The state of West Virginia appears poised to approve an agreement that will facilitate more cooperation between the Grant and Tomlinson Public Service Districts.
The two districts border each other and, together, provide water service to nearly 2,000 customers in northern and central Hancock County - Grant to rural customers in Chester and Newell, and Tomlinson to customers in New Manchester and New Cumberland.
Both districts buy water from other sources - Tomlinson from the city of New Cumberland and Grant from the Newell Co. - and resell it to residential and commercial customers.
In March, the districts' boards petitioned the West Virginia Public Service Commission (PSC) for approval of an Operation and Maintenance Agreement that would enable the districts to share equipment and personnel on major projects such as water main breaks.
While not the same thing as a merger, the agreement gives Tomlinson PSD General Manager David Stevens the authority, as a consultant, to carry out the agreement for both districts.
Hancock County commissioners have endorsed the agreement and committed to pay up to $70,000 a year for two full-time staff members, including Stevens as general manager of both districts and Jack McIntosh as manager of distribution and maintenance, and $25,000 for the replacement of a water pump and other infrastructure improvements.
The county's financial commitment is for two years, giving time for the increased wages to be assumed into the districts' rate schedules.
In papers filed with the state PSC, Stevens describes the agreement as necessary to address nine "serious issues" in Grant PSD.
"We hope the (PSC) will realize we are working hard, and successfully I might add, to solve these problems. We hope the Commission will work with us as a partner and understand that emergency action needed to be taken," Stevens said in response to a series of written queries from the PSC.
Now, a final memorandum recently filed by PSC staff expresses support for the agreement.
"Staff believes that the terms and conditions of the (agreement) are reasonable, does not adversely affect either public utility and is in the public interest of both public utilities' customers," a memorandum from staff attorney Ronald E. Robertson Jr. said.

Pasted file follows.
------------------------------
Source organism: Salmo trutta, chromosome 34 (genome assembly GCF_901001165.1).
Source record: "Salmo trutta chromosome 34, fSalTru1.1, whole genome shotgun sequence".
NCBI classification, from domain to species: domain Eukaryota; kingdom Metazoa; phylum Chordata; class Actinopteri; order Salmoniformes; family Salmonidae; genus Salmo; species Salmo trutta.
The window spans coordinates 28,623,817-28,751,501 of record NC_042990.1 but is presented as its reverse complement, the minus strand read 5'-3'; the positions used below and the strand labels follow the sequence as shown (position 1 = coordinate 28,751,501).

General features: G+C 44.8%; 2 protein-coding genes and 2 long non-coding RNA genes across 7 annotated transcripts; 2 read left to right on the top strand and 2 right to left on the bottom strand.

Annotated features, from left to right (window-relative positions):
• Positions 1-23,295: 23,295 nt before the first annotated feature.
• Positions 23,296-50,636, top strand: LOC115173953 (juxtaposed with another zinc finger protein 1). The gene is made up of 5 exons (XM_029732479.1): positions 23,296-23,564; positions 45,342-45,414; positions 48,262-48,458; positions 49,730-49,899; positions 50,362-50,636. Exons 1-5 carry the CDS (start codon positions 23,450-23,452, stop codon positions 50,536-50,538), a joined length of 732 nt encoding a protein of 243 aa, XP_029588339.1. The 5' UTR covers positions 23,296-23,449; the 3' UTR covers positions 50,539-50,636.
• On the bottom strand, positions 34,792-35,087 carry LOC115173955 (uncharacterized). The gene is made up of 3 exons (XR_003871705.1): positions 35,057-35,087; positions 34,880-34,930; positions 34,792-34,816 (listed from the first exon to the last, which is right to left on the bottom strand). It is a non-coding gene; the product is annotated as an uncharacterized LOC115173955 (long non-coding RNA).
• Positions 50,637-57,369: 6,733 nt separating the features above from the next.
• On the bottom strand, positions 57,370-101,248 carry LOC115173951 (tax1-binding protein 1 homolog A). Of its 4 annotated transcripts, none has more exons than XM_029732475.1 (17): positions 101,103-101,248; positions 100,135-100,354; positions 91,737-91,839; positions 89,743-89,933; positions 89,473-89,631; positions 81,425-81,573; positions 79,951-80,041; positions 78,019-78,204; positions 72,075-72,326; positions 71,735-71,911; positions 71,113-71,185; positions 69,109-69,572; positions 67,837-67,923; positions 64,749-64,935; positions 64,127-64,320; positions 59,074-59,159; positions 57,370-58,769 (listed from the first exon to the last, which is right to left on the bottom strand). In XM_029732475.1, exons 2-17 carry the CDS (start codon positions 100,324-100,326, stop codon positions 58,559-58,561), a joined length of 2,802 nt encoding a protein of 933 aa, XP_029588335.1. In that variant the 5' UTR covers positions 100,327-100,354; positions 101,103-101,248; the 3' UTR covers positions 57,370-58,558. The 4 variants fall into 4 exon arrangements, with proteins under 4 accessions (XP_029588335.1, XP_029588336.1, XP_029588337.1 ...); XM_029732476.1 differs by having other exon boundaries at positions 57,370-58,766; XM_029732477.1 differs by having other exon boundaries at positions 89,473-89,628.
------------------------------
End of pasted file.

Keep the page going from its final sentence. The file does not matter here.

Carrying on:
Robertson's memo quotes approval from PSC engineer Jim Weimer and utilities analyst William A. Nelson.
"The (agreement) is an important step in correcting many operating and maintenance problems with the Grant PSD," Weimer said, "and is similar to agreements adopted by other public service districts."
Stevens said final approval is not far behind.
"They're anxious for PSDs to work together like this," he said, noting that the agreement may be a sign of things to come.
"For a number of years the Hancock County Commission has been interested in combining all three water PSDs in Hancock County," Stevens told the state PSC.
It's a future that Grant PSD board member Ed Huff is not enthusiastic about. Huff was the only board member, of either district, to vote against the agreement. Each district is governed by a three-member board-boards which retain their autonomy under the agreement.
But Huff said he's convinced the agreement will hurt the Grant PSD by diverting resources and manpower away from the district. "The main thing is the service to the customer is going downhill," he said.
Huff said one example is the reduced office hours now in effect at the Grant PSD office, 2827 Sixth St., Newell. The office used to be open from 9 a.m. to 5 p.m. four days a week, and is now open from 1-4:30 p.m. Monday, Tuesday, Thursday and Friday.
Stevens said the reason for the reduced hours is so that office staff have more time to work without interruption. He said customers can drop off payments in a lockbox on the door 24 hours a day, seven days a week.